Skip to content

Log Out



God bless the man whose brow greases
the glass when he naps or despairs.
For us, he turns off the tube lights.

For us: someone hums up and down
a carol’s first stile, and the room dims—
bucket roses, carousel racks, fifths

of mint mouthwash costing a mint,
him. But inside his booth, a lace
of tiny bulbs taped to the pane blitzes,

enough to see him lean, listening—
so we sing for him, this man standing
under a valance of rose-gold tongues,

scratch cards lolling from spools.
We sing, backlit by a cooler,
a tropical aquarium dealt into bottles

of Gatorade, one orange tetra, a zigzag
of lightning, funneled into each dose.

I will not swear that no one was tipsy,

that none of us paid the clerk, before
or after, to slide cigarettes across
the metal gully in the sill by his post.

And I will not say that “Silent Night”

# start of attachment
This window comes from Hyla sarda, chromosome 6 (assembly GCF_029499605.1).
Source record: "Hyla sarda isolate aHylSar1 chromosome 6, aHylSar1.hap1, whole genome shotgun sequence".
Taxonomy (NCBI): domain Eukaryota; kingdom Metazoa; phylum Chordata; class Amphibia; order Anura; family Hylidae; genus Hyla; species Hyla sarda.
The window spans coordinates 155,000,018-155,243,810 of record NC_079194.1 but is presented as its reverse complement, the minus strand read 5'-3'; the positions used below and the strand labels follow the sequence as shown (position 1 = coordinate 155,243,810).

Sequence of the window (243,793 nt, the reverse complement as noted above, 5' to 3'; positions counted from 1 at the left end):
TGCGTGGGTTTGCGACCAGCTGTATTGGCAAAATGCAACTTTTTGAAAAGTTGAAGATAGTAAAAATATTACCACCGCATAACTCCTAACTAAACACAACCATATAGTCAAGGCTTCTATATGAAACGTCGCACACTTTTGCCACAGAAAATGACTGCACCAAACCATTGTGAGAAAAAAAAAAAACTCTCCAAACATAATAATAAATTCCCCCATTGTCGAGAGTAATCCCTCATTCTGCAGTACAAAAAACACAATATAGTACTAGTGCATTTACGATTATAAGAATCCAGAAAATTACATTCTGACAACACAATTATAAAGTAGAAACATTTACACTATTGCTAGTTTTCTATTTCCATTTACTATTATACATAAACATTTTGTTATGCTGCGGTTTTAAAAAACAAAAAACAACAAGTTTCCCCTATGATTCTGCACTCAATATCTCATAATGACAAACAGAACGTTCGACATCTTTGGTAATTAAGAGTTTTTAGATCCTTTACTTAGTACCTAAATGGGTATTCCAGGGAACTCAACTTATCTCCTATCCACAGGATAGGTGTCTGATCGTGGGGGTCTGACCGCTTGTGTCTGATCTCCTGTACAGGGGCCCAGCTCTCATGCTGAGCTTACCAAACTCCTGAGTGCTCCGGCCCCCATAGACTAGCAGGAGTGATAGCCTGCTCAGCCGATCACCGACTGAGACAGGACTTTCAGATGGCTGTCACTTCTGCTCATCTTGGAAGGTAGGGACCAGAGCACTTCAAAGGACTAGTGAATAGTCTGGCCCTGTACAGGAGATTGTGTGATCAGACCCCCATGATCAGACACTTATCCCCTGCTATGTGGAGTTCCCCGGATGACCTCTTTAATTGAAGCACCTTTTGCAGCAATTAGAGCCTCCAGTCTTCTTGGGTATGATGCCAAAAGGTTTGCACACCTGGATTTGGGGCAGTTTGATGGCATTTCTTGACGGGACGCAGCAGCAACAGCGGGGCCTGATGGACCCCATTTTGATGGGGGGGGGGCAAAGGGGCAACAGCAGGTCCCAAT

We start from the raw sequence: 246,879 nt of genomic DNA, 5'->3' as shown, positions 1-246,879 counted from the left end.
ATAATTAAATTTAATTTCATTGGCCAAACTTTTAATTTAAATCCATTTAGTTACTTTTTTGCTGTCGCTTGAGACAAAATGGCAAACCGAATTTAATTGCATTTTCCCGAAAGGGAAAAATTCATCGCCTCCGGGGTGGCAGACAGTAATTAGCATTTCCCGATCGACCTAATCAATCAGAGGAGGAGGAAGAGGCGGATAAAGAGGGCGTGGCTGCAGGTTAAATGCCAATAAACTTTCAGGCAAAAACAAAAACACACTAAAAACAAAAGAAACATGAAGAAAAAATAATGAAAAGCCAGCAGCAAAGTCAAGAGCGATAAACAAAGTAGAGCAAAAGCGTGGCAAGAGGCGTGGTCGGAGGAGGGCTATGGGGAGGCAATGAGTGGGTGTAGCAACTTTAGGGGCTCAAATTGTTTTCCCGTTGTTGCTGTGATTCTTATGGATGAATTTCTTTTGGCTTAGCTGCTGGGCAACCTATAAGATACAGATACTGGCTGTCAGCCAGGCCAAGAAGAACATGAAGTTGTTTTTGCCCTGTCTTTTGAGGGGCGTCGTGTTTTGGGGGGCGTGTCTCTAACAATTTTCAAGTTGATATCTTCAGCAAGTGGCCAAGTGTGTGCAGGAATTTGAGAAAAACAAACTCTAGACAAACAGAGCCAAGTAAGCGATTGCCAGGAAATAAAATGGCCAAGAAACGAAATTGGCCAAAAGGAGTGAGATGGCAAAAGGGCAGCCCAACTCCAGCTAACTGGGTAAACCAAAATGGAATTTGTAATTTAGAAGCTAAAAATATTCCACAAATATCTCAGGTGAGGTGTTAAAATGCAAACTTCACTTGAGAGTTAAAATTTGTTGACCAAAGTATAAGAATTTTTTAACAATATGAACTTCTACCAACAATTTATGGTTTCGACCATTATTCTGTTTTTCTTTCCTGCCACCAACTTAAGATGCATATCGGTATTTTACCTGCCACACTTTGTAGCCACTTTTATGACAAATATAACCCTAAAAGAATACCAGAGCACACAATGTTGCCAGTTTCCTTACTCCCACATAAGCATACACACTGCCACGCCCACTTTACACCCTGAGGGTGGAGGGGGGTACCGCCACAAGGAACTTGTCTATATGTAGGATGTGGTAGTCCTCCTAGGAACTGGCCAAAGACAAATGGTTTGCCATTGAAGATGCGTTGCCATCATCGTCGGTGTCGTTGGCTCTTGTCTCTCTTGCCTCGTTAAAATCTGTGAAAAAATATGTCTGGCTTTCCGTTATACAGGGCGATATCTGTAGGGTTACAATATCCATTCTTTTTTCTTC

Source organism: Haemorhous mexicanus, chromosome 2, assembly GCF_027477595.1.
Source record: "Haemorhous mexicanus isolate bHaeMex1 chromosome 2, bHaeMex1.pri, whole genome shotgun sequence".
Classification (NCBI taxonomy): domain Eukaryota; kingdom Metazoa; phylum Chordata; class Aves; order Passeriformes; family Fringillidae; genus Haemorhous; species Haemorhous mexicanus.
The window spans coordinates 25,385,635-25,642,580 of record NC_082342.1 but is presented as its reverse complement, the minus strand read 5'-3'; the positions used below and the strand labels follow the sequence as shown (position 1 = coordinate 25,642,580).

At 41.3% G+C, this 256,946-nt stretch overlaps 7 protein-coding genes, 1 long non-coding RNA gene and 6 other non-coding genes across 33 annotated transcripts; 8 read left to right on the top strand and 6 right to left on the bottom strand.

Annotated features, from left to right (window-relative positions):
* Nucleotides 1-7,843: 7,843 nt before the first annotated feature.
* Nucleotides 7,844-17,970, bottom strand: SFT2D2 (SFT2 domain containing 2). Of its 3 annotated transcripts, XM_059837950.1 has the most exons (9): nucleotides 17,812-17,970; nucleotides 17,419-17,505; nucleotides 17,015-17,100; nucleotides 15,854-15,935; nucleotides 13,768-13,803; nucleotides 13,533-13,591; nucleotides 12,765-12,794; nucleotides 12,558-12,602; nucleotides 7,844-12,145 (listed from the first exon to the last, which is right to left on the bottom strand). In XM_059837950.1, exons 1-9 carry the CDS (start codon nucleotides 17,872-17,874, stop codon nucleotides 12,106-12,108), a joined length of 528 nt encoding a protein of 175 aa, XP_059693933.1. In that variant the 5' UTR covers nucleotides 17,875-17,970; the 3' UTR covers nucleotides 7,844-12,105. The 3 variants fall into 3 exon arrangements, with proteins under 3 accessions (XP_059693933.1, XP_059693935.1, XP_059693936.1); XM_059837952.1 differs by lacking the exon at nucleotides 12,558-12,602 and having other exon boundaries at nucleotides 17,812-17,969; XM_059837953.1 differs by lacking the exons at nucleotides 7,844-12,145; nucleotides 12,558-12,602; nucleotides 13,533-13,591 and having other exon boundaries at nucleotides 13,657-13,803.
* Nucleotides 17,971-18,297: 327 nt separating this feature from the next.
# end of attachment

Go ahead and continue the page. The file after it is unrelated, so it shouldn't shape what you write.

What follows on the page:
sings the same in an Amoco, its lights
doused by the third shift’s drudge,

as in a candlelit church. In gas stations
you can hear the serenade inside
the hymn. You can hear God’s lullaby.



Jane Zwart teaches at Calvin University, where she also codirects the Calvin Center for Faith & Writing. Her poems have appeared in Poetry, Ploughshares, and Threepenny Review, as well as other journals and magazines.




Image courtesy of Aleksi Partanen, via Unsplash.

Image depends on its subscribers and supporters. Join the conversation and make a contribution today.

+ Click here to make a donation.

+ Click here to subscribe to Image.

The Image archive is supported in part by an award from the National Endowment for the Arts.

Receive ImageUpdate, our free weekly newsletter featuring the best from Image and the world of arts & faith

* indicates required